How Did The World Wide Web Start?

Oct 23, 2015

Part 1 of the TED Radio Hour episode Open Source World

About Sir Tim Berners-Lee's TED Talk

In the 1980s, scientists at a nuclear research lab in Switzerland were asking how they could share and collaborate on massive, complex projects. Tim Berners-Lee, then a contractor, answered by inventing the World Wide Web.

About Sir Tim Berners-Lee

Ted S. Warren / AP

Software giant Microsoft got several chances on Wednesday to impress Chinese leaders with the company's vision of a "free and open" internet. Microsoft's CEO showed the president of China new gadgets at the corporate campus.

Do the little alerts from your phone make you twitch? Is Facebook leaving you more depressed than satisfied? If you’re feeling tired of being constantly connected to the Internet, you’re not alone.

University of Washington researchers say there’s a new phenomenon on the rise. Called “pushback", it refers to people who are choosing to unplug. 

Jake Foushee had a cold.

He was 13 at the time, at his home outside Chapel Hill, N.C.

SAN FRANCISCO — Microsoft is hooking up with a hipper sidekick to broaden its appeal and stay on top of the Internet's hottest topics.

The trend-tracking service, called "msnNOW," tunes into the buzz by sifting through millions of Internet searches and links circulating among the hordes on Facebook and Twitter. The chatter is then distilled into the equivalent of a digital water cooler — a place where people can go to keep in touch without taking up a lot of their time.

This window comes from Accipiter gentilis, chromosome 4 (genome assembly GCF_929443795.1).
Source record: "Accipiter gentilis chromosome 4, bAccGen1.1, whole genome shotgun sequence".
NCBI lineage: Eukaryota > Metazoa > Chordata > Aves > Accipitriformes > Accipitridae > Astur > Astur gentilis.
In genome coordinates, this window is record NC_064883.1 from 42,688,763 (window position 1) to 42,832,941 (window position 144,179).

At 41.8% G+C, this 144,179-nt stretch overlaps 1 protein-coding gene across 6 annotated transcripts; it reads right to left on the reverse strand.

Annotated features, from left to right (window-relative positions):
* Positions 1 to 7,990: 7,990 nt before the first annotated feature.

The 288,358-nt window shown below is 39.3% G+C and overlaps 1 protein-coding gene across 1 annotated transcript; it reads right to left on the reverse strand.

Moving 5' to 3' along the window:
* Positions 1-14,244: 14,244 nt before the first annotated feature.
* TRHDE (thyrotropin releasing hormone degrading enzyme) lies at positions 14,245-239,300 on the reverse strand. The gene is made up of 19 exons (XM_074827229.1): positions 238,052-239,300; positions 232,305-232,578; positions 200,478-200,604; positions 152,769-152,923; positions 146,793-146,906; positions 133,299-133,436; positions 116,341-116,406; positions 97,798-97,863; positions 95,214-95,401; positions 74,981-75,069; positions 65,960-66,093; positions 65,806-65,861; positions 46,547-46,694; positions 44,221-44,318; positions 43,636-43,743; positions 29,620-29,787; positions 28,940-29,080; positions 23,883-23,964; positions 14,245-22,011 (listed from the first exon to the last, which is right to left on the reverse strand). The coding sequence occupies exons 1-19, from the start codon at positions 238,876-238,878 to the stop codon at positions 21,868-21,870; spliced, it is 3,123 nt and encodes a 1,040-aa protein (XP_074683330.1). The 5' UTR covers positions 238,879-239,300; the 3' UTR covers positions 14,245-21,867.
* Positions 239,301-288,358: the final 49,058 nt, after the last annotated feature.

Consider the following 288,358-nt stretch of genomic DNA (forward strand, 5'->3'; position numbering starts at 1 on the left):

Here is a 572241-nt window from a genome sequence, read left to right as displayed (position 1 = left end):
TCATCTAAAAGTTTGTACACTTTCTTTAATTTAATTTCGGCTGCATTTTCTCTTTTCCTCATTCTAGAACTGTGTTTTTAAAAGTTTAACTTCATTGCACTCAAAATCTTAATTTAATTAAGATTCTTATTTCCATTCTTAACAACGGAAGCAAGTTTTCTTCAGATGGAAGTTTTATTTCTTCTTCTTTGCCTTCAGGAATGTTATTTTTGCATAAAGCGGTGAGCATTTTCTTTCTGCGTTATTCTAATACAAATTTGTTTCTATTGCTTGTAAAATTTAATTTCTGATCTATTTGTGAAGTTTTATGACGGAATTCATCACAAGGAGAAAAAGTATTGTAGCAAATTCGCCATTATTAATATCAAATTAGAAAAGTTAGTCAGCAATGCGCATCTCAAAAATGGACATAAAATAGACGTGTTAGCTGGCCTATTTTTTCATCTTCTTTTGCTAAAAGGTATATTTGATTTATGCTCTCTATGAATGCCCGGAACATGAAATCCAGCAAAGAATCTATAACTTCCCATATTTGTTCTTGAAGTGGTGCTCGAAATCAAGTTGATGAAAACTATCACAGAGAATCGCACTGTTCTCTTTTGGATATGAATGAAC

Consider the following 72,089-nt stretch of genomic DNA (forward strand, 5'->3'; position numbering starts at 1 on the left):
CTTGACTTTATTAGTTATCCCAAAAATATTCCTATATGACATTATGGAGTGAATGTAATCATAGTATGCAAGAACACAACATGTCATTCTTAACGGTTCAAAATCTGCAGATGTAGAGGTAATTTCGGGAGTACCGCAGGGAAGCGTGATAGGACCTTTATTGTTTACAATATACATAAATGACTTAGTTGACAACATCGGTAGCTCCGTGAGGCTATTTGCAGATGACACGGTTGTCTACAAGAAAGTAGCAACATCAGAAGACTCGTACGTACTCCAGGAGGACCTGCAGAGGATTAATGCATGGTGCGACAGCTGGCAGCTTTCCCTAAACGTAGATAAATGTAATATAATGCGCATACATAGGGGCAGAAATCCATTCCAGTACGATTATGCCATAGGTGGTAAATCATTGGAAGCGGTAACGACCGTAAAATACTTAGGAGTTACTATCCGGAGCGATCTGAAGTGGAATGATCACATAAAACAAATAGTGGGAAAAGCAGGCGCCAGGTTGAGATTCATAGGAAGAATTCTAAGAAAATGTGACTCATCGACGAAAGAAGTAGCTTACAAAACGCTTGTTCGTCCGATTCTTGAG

By John Cook at Geekwire

Cheezburger CEO Ben Huh appeared today at the In NW social media conference in Seattle, offering an impassioned plea on the importance of protecting the Internet. Or, as the Internet entrepreneur dubs it: “The greatest thing that mankind has ever created.”

Secrets: the currency of spies around the world.

The rise of social media, hash-tags, forums, blogs and online news sites has revealed a new kind of secret — those hiding in plain sight. The CIA calls all this information "open source" material, and it's changing the way America's top spy agency does business.

Earlier today, the Justice Department announced it had charged seven people on counts of copyright infringement and conspiracy in what's being called one the biggest criminal copyright cases.

NPR's Carrie Johnson filed this report for our Newscast unit:

"The Justice Department accused Megaupload, a popular file sharing site, with helping millions of people gain access to pirated movies, music and TV programs, often before the items are released for sale.

Now that Wikipedia has said it's going to join other websites Wednesday and go black to protest anti-piracy bills being considered by the House and Senate, the backlash against the Stop Online Piracy Act and the Protect Intellectual Property Act has gotten a much higher profile.